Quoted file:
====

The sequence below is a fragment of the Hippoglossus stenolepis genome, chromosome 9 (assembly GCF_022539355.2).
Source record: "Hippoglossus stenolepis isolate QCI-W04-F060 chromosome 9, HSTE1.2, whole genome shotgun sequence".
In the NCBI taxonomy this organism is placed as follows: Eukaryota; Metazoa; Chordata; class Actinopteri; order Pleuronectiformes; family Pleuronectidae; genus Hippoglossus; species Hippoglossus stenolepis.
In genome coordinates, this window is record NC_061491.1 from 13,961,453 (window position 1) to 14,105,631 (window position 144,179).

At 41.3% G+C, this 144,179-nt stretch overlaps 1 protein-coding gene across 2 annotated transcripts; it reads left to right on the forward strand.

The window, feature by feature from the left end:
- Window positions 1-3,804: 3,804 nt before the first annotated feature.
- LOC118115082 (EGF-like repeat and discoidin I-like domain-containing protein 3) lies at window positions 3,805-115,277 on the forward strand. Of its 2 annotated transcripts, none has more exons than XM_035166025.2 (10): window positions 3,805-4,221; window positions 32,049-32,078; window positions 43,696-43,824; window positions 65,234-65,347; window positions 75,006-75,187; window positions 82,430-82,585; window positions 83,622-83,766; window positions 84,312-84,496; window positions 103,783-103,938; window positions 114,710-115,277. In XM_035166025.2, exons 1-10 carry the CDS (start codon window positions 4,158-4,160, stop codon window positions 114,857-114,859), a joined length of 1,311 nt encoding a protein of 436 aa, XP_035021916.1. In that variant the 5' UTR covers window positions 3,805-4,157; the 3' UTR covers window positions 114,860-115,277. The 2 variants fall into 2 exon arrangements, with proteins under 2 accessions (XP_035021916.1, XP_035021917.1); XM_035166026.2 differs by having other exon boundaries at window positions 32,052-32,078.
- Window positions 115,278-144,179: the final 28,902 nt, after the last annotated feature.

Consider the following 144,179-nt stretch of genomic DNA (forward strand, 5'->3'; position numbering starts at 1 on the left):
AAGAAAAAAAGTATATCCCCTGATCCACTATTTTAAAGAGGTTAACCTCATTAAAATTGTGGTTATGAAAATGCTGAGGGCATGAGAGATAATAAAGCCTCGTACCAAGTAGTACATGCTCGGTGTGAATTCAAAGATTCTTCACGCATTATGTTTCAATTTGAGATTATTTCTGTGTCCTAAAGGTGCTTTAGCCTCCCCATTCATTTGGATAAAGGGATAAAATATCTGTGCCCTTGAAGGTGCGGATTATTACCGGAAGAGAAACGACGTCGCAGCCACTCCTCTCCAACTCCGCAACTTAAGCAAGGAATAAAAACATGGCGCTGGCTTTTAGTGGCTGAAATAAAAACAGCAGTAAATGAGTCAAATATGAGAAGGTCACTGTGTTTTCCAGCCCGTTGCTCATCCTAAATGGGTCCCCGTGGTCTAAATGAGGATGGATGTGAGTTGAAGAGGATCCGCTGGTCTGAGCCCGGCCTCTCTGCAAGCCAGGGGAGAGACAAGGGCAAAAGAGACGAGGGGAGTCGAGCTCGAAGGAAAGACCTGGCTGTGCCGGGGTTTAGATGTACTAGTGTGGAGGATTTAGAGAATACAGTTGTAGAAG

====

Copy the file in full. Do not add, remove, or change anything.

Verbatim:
The sequence below is a fragment of the Hippoglossus stenolepis genome, chromosome 9 (assembly GCF_022539355.2).
Source record: "Hippoglossus stenolepis isolate QCI-W04-F060 chromosome 9, HSTE1.2, whole genome shotgun sequence".
In the NCBI taxonomy this organism is placed as follows: Eukaryota; Metazoa; Chordata; class Actinopteri; order Pleuronectiformes; family Pleuronectidae; genus Hippoglossus; species Hippoglossus stenolepis.
In genome coordinates, this window is record NC_061491.1 from 13,961,453 (window position 1) to 14,105,631 (window position 144,179).

At 41.3% G+C, this 144,179-nt stretch overlaps 1 protein-coding gene across 2 annotated transcripts; it reads left to right on the forward strand.

The window, feature by feature from the left end:
- Window positions 1-3,804: 3,804 nt before the first annotated feature.
- LOC118115082 (EGF-like repeat and discoidin I-like domain-containing protein 3) lies at window positions 3,805-115,277 on the forward strand. Of its 2 annotated transcripts, none has more exons than XM_035166025.2 (10): window positions 3,805-4,221; window positions 32,049-32,078; window positions 43,696-43,824; window positions 65,234-65,347; window positions 75,006-75,187; window positions 82,430-82,585; window positions 83,622-83,766; window positions 84,312-84,496; window positions 103,783-103,938; window positions 114,710-115,277. In XM_035166025.2, exons 1-10 carry the CDS (start codon window positions 4,158-4,160, stop codon window positions 114,857-114,859), a joined length of 1,311 nt encoding a protein of 436 aa, XP_035021916.1. In that variant the 5' UTR covers window positions 3,805-4,157; the 3' UTR covers window positions 114,860-115,277. The 2 variants fall into 2 exon arrangements, with proteins under 2 accessions (XP_035021916.1, XP_035021917.1); XM_035166026.2 differs by having other exon boundaries at window positions 32,052-32,078.
- Window positions 115,278-144,179: the final 28,902 nt, after the last annotated feature.

Consider the following 144,179-nt stretch of genomic DNA (forward strand, 5'->3'; position numbering starts at 1 on the left):
AAGAAAAAAAGTATATCCCCTGATCCACTATTTTAAAGAGGTTAACCTCATTAAAATTGTGGTTATGAAAATGCTGAGGGCATGAGAGATAATAAAGCCTCGTACCAAGTAGTACATGCTCGGTGTGAATTCAAAGATTCTTCACGCATTATGTTTCAATTTGAGATTATTTCTGTGTCCTAAAGGTGCTTTAGCCTCCCCATTCATTTGGATAAAGGGATAAAATATCTGTGCCCTTGAAGGTGCGGATTATTACCGGAAGAGAAACGACGTCGCAGCCACTCCTCTCCAACTCCGCAACTTAAGCAAGGAATAAAAACATGGCGCTGGCTTTTAGTGGCTGAAATAAAAACAGCAGTAAATGAGTCAAATATGAGAAGGTCACTGTGTTTTCCAGCCCGTTGCTCATCCTAAATGGGTCCCCGTGGTCTAAATGAGGATGGATGTGAGTTGAAGAGGATCCGCTGGTCTGAGCCCGGCCTCTCTGCAAGCCAGGGGAGAGACAAGGGCAAAAGAGACGAGGGGAGTCGAGCTCGAAGGAAAGACCTGGCTGTGCCGGGGTTTAGATGTACTAGTGTGGAGGATTTAGAGAATACAGTTGTAGAAG